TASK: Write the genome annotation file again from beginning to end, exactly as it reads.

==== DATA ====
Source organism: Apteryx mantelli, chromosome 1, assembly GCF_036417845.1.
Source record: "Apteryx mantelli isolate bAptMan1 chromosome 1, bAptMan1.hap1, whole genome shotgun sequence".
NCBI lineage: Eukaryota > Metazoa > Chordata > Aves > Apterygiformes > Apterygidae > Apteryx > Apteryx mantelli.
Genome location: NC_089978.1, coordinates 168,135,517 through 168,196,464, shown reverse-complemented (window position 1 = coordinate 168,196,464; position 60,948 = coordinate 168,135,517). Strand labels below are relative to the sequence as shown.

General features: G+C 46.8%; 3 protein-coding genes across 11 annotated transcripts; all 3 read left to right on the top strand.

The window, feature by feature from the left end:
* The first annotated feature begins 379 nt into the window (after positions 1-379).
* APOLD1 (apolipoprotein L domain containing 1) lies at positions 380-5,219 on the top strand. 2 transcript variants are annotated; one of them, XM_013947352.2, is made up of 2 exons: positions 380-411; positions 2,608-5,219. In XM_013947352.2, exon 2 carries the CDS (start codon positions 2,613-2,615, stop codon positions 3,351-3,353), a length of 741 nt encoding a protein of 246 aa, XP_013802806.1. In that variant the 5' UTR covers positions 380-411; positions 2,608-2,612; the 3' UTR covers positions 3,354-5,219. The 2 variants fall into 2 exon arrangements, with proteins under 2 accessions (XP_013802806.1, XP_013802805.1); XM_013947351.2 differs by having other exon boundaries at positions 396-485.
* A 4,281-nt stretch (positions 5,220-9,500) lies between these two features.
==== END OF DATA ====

Source organism: Apteryx mantelli, chromosome 1, assembly GCF_036417845.1.
Source record: "Apteryx mantelli isolate bAptMan1 chromosome 1, bAptMan1.hap1, whole genome shotgun sequence".
NCBI lineage: Eukaryota > Metazoa > Chordata > Aves > Apterygiformes > Apterygidae > Apteryx > Apteryx mantelli.
Genome location: NC_089978.1, coordinates 168,135,517 through 168,196,464, shown reverse-complemented (window position 1 = coordinate 168,196,464; position 60,948 = coordinate 168,135,517). Strand labels below are relative to the sequence as shown.

General features: G+C 46.8%; 3 protein-coding genes across 11 annotated transcripts; all 3 read left to right on the top strand.

The window, feature by feature from the left end:
* The first annotated feature begins 379 nt into the window (after positions 1-379).
* APOLD1 (apolipoprotein L domain containing 1) lies at positions 380-5,219 on the top strand. 2 transcript variants are annotated; one of them, XM_013947352.2, is made up of 2 exons: positions 380-411; positions 2,608-5,219. In XM_013947352.2, exon 2 carries the CDS (start codon positions 2,613-2,615, stop codon positions 3,351-3,353), a length of 741 nt encoding a protein of 246 aa, XP_013802806.1. In that variant the 5' UTR covers positions 380-411; positions 2,608-2,612; the 3' UTR covers positions 3,354-5,219. The 2 variants fall into 2 exon arrangements, with proteins under 2 accessions (XP_013802806.1, XP_013802805.1); XM_013947351.2 differs by having other exon boundaries at positions 396-485.
* A 4,281-nt stretch (positions 5,220-9,500) lies between these two features.